When I was in my first two years of uni, I used to go out clubbing quite a bit, I guess. Though I’ve never really been “into” it, I just went along with what was expected of me and what my friends were doing.
But when I was in Japan, the nearest club was a 40 min car ride away, meaning that I would have to rely on someone else and that someone would probably be driving back after drinking (as if often the case in rural Japan) and also I wouldn’t be able to just leave when I’ve had enough (probably way before anyone else). Despite this, I did miss having the chance to just get dressed up and go out. So, coming to Frankfurt, I was quite excited to go out and have some fun here.
.. but it hasn’t really turned out that way. I never seem to get round to sorting things, and fear of the music being… well, German -lots of noise and beats as opposed to things you can sing along to- has sort of hindered me.
One of the tallest buildings in Frankfurt is the Japan centre, and at the top, every month there is a party. We’ve been saying for ages that we’d like to see what it’s like up there and we finally made it last month, as a girls’ night out. We knew beforehand that they are a little picky on the doors, so we scouted out photos on their website to see what kind of things we needed to wear. Also, it’s always better to go in smaller groups to these things so we split off into smaller groups. As my friend and I joined the queue, it wasn’t so long and we only had to wait a matter of minutes before we were at the front. There were two boys – one Indian guy and one Chinese guy. The bouncer looked them up and down, said “Nope. Sorry” and jerked his thumb to the street to make them get out of the way. This was quite shocking to us… as we were next. I had started to wonder if I really wanted to go into this club at all now. But since we were meeting everyone inside, I went with it.We got in ok, though the guy wanted to know where we are from and wanted to check my friend’s age.
The party itself was ok… up until 11pm it wasn’t overly crowded, the drinks were nicely priced, and the view was breathtaking. However, as I had feared, it was 99% white middle class German 20-somethings. There was one well dressed East Asian guy, and one smart black guy. That was it. We got up to dance but the music was actually German beats-and-noise, up until midnight when they put the lights down low, said “this is when tonight’s entertainment begins!” and then started playing some chart music. But by that time, it was overly packed, people were bashing into myself and my friend and it was pretty unpleasant. By 1am I had had enough, and luckily my friends thought so too so I could go home without looking like a spoil sport.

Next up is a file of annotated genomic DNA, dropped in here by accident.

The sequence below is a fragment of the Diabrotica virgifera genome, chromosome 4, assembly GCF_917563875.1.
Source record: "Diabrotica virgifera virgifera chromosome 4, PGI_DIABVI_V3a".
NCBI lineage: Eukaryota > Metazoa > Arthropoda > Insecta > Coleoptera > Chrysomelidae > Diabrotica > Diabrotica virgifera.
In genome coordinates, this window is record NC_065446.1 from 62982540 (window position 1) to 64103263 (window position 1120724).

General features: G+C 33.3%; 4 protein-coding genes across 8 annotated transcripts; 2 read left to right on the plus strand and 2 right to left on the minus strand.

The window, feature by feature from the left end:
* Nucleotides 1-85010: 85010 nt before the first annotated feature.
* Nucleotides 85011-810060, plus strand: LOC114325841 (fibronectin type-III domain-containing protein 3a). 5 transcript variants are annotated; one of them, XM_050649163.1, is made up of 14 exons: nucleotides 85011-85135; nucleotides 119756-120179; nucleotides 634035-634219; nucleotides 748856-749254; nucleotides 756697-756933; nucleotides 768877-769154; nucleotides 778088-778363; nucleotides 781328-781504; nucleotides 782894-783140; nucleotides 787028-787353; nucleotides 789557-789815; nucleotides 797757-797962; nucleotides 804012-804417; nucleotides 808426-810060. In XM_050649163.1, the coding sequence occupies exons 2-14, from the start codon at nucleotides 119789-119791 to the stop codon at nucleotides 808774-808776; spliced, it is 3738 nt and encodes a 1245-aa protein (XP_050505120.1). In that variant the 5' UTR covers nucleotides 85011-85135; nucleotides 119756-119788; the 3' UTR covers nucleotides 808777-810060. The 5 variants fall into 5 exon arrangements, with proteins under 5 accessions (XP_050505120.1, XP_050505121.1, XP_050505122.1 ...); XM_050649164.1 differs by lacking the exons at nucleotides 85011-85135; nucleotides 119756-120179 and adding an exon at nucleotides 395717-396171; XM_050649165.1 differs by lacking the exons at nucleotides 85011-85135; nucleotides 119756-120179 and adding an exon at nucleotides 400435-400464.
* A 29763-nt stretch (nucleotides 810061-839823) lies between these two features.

The experience really made me wonder if I’m just too old and grumpy for this… I really hate having people bash into me – but isn’t that what clubbing is about? I spend half my time positioning myself so that when a certain person continues to knock me, they’ll get a nice sharp dig of my elbow instead.
I didn’t want to give up though. Around the Zoo and Bornheim area there were posters for a “we <3 the 90s” night. Perfect. We DO love the 90s! So we decided to go.
We were a group of 7 – myself and my friend from the Japan Centre party, her boyfriend, and 4 Nintendo employee friends. At the door, we were initially turned away – the bouncer saying that they had a dress code to stick to. What. I mean, I wasn’t in heals (purple flats), the boys were all in shirts .. though they did have trainers on – nice ones though… we weren’t any more casual than the people being let it. After being made to stand in a circle of shame for 5 mins or so, we were told we could go in. As we walked by a comment was made in German apparently not impressed at our lack of German skills. Whatever.
The night was a blast. They played really awesome music, we danced, sang, had oodles of fun. HOWEVER. The people around us were really Debbie Downers. They wouldn’t jump around and have fun like us – when the Macarena came one, we were the ONLY people dancing in the whole place. They did, however dance like idiots and keep bashing into us, so I had my elbowing technique at the ready again. For us, it was like a school disco. Most of the other people were about 10 years older than us, so I guess it wasn’t the same for them. But it was quite shocking how uptight they all were.
When I lived in Japan, I would have taken experiences like this and then make sweeping generalisations about the Japanese people. I won’t do that this time. German people just like different music, and like to stay a little more sane on the dance floor. It is a shame that they pack the clubs way too much – the 90s party had the same problem. It makes it so that it’s impossible to enjoy yourself because you keep getting hurt.
We’re off to the 90s party again next month… let’s hope it’s even better next time!